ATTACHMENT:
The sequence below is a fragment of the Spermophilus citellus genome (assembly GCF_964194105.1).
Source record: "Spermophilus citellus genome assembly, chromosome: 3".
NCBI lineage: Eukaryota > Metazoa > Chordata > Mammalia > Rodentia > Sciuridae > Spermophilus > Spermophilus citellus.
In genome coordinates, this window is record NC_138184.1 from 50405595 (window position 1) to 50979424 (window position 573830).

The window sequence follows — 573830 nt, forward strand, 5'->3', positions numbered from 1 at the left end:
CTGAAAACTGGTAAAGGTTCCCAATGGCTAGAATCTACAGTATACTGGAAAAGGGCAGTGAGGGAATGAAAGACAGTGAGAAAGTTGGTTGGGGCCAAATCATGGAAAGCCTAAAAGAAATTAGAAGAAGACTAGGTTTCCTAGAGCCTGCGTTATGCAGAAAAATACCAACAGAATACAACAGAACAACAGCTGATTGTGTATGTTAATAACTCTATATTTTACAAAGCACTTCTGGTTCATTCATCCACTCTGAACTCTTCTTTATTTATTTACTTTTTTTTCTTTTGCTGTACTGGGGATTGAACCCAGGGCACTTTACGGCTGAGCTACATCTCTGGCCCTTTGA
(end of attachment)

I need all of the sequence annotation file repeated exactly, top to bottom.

The sequence below is a fragment of the Spermophilus citellus genome (assembly GCF_964194105.1).
Source record: "Spermophilus citellus genome assembly, chromosome: 3".
NCBI lineage: Eukaryota > Metazoa > Chordata > Mammalia > Rodentia > Sciuridae > Spermophilus > Spermophilus citellus.
In genome coordinates, this window is record NC_138184.1 from 50405595 (window position 1) to 50979424 (window position 573830).

The window sequence follows — 573830 nt, forward strand, 5'->3', positions numbered from 1 at the left end:
CTGAAAACTGGTAAAGGTTCCCAATGGCTAGAATCTACAGTATACTGGAAAAGGGCAGTGAGGGAATGAAAGACAGTGAGAAAGTTGGTTGGGGCCAAATCATGGAAAGCCTAAAAGAAATTAGAAGAAGACTAGGTTTCCTAGAGCCTGCGTTATGCAGAAAAATACCAACAGAATACAACAGAACAACAGCTGATTGTGTATGTTAATAACTCTATATTTTACAAAGCACTTCTGGTTCATTCATCCACTCTGAACTCTTCTTTATTTATTTACTTTTTTTTCTTTTGCTGTACTGGGGATTGAACCCAGGGCACTTTACGGCTGAGCTACATCTCTGGCCCTTTGA